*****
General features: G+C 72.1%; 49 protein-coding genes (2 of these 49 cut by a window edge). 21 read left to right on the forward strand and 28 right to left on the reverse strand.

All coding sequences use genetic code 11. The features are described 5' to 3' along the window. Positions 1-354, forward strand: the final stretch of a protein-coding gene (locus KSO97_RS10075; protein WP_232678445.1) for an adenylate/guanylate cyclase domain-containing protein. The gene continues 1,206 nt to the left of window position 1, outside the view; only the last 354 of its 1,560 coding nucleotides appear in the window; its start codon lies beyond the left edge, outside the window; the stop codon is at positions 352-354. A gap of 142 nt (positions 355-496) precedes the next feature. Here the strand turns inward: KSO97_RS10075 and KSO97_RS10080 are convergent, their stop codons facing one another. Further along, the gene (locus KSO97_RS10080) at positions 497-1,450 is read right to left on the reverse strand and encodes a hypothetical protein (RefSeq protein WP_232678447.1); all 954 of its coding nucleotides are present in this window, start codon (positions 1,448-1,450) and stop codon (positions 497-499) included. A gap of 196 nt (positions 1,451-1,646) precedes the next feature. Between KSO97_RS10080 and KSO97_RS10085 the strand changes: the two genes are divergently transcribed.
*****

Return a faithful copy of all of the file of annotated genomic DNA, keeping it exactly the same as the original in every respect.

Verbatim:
General features: G+C 72.1%; 49 protein-coding genes (2 of these 49 cut by a window edge). 21 read left to right on the forward strand and 28 right to left on the reverse strand.

All coding sequences use genetic code 11. The features are described 5' to 3' along the window. Positions 1-354, forward strand: the final stretch of a protein-coding gene (locus KSO97_RS10075; protein WP_232678445.1) for an adenylate/guanylate cyclase domain-containing protein. The gene continues 1,206 nt to the left of window position 1, outside the view; only the last 354 of its 1,560 coding nucleotides appear in the window; its start codon lies beyond the left edge, outside the window; the stop codon is at positions 352-354. A gap of 142 nt (positions 355-496) precedes the next feature. Here the strand turns inward: KSO97_RS10075 and KSO97_RS10080 are convergent, their stop codons facing one another. Further along, the gene (locus KSO97_RS10080) at positions 497-1,450 is read right to left on the reverse strand and encodes a hypothetical protein (RefSeq protein WP_232678447.1); all 954 of its coding nucleotides are present in this window, start codon (positions 1,448-1,450) and stop codon (positions 497-499) included. A gap of 196 nt (positions 1,451-1,646) precedes the next feature. Between KSO97_RS10080 and KSO97_RS10085 the strand changes: the two genes are divergently transcribed.